Saturday, April 22, 2017

Dolmathes (Stuffed Grape Leaves) inspired by "A Touch of Spice" #FoodnFlix

What an amazingly beautiful movie.  Beauty in the scenery.  Beauty in the food.  Beauty in the relationships.  Beauty in the telling of the story.



"A Touch of Spice" was chosen for this month's Food n Flix by Cam of Culinary Adventures with Camilla.  You are welcome to join us by following these Guidelines, starting with watching this movie about Fanis and his family.

Image result for A touch of spice

The movie starts with "Appetizers" taking place in Istanbul, where Fanis lives with his mother who is native to Istanbul, his father, who is from Greece and his maternal grandfather with whom he is very close.  His grandfather owns a spice shop and develops in Fanis a love of gastronomy and astronomy using the smell, taste and texture of spices in the lessons he gives.  You see many people walk through his doors, all of whom have a lasting impression on Fanis.

The movie moves onto the "Main Course" with Fanis and his family being deported back to Greece as there is now dissension between the two countries.  Fanis' beloved grandfather remains behind with the promise to visit but the reminder to look at the sky each night should his visit be delayed. Fanis becomes so engrossed with his cooking and spices that his family resorts to calling in a priest for an exorcism and locks him out of the kitchen.  Fanis' responds to this by living in the bathroom for two years.  So, yes there is some beautiful humor in this film as well.

The movie finishes with "Desserts" which finds Fanis back in Istanbul with his grandfather and his first love.  Hence we finish with the beauty of relationships that hold both joy and sadness.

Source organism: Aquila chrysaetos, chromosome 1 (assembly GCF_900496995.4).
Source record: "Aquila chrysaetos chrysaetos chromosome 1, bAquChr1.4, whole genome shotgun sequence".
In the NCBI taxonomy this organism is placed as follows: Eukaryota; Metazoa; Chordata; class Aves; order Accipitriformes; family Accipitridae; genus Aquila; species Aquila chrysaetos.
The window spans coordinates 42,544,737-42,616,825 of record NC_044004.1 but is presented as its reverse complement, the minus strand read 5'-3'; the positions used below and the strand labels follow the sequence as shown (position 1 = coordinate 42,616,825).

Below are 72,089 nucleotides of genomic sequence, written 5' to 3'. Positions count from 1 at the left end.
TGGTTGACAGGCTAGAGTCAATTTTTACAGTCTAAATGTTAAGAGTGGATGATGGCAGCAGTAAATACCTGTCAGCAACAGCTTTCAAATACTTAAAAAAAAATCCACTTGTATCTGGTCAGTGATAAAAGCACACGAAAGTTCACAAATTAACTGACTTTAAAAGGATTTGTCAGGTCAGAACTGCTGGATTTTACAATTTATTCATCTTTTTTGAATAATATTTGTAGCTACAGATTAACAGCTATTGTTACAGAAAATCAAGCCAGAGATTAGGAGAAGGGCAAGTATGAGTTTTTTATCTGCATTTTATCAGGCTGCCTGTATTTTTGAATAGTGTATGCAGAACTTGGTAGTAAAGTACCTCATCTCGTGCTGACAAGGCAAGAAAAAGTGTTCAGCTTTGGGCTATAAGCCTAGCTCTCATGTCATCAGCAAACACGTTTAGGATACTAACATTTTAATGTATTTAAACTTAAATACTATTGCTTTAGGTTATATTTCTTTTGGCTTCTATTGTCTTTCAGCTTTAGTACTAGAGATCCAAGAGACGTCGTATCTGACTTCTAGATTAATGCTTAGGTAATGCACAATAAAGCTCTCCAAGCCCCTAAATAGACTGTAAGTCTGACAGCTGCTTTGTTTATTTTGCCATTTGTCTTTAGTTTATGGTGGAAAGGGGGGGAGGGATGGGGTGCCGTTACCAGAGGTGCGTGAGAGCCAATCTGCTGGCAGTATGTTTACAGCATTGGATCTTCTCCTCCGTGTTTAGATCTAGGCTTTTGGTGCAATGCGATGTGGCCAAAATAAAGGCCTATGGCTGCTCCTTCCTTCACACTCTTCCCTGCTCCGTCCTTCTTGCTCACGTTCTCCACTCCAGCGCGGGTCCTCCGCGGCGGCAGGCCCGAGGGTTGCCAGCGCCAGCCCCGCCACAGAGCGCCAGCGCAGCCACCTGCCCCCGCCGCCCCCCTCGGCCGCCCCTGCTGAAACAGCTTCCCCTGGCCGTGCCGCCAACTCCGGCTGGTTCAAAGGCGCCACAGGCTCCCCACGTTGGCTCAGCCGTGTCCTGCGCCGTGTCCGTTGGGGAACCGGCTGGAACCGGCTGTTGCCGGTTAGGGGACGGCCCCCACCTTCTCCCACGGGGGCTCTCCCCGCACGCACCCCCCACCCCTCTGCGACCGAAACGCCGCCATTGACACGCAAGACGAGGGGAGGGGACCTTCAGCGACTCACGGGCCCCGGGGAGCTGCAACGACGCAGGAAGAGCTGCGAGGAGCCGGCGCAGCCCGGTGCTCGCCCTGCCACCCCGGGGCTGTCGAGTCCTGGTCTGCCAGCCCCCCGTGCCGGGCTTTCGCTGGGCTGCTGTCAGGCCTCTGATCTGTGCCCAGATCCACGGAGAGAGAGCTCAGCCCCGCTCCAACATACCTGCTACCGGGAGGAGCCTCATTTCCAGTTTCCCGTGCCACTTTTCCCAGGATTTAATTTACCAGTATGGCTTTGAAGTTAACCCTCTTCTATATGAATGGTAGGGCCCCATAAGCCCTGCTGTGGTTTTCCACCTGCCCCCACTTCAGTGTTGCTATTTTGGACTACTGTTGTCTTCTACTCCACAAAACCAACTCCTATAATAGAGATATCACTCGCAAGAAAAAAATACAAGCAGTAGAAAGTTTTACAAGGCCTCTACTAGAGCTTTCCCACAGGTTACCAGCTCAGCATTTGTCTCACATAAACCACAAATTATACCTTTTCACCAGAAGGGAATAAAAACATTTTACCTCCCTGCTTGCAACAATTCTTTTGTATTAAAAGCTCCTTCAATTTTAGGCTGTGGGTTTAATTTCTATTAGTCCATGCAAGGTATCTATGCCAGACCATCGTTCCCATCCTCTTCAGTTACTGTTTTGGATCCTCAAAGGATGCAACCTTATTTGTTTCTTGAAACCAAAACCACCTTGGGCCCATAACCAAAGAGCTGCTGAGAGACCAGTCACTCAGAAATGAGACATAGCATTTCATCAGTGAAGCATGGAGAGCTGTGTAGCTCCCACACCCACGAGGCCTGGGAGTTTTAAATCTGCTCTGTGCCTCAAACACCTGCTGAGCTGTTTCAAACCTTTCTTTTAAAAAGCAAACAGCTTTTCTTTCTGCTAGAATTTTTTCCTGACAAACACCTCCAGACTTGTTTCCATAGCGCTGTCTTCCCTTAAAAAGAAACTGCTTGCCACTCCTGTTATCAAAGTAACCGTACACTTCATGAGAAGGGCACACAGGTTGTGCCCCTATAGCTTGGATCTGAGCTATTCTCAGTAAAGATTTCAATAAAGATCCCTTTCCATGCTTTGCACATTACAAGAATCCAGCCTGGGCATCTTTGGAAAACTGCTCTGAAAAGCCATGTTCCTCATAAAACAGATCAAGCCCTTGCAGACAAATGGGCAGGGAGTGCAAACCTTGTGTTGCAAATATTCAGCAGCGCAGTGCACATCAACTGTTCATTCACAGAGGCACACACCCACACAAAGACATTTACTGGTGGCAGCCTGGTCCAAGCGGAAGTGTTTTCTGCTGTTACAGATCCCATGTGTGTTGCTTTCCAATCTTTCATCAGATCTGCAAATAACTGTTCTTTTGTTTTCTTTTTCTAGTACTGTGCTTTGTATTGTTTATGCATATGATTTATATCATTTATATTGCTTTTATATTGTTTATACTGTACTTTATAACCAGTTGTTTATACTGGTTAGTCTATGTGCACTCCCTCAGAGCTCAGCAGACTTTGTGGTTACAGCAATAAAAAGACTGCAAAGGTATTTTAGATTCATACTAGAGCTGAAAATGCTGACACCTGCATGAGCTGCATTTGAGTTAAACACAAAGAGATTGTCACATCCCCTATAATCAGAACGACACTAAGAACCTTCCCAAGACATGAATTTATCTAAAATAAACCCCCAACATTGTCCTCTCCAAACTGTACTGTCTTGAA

I quit taking food notes during the first 5 minutes of the film.  There was way too much food to ever keep track of.  There was food being served, eaten, discussed, made and shared in each and every scene.

Dolmas (stuffed vegetable dishes) were everywhere.  Stuffed tomatoes, stuffed peppers, stuffed eggplant and the dish I finally decided to make, stuffed grape leaves.


I love stuffed grape leaves.  Our son in law, Pierre, is from this region and his mom makes the best stuffed grape leaves ever.  I requested her recipe and she was kind enough to share it.  Like most cooks who are sharing a traditional food from their childhood, it was a loose translation.  It had all the ingredients but no measurements.  Those of you who are cooks, understand this dilemma well. Those dishes that we learned from our Moms and Grandmas that have some of this, some of that, a pinch of this, a dash of that....and time measurements....forget about it.  How long to cook it?  Until it is fork tender, of course.


So I turned to a gorgeous cookbook, written by Debbie Matenopoulas called "It's all Greek to Me". Debbie has taken the recipes handed down by her family and has written instructions that any home cook can follow.  Her recipe for Domathes Gyalantzi  had all the same ingredients as the one from Pierre's mom so I combined the two recipes and was pretty pleased with the results.



Stuffed Grape Leaves
adapted from a recipe by Marlaina Kamel 
and It's all Greek to Me by Debbie Matenopoulos

1 (16 oz) jar grape leaves
Good olive oil
1 lg. Vidalia onion, finely chopped
3/4 c. long grain white rice
1 1/4 c. water
1/4 c. chopped parsley
1 T. chopped dill
2 leaves of mint, chopped
salt and pepper to taste
juice of half a lemon

Remove the grape leaves from the jar and rinse thoroughly, separating the leaves while rinsing and placing them in a colander to dry.

Boil a large pot of water.  Add the rinsed grape leaves and submerge in the boiling water.  Cook for 3 minutes.  Remove with a slotted spoon to a colander and rinse with cold water to stop the cooking process.  Set aside.

Heat 2 T. of olive oil in a skillet over medium heat.  Add the onions, season with salt and pepper, and cook for a few minutes, until translucent but not brown.  Add the rice and cook, stirring constantly, until translucent, about 4 minutes.  Add the water, parsley, dill and mint.  Reduce heat, cover and simmer for about 20-30 minutes, stirring occasionally, until all liquid is absorbed and rice is tender. Set aside to cool.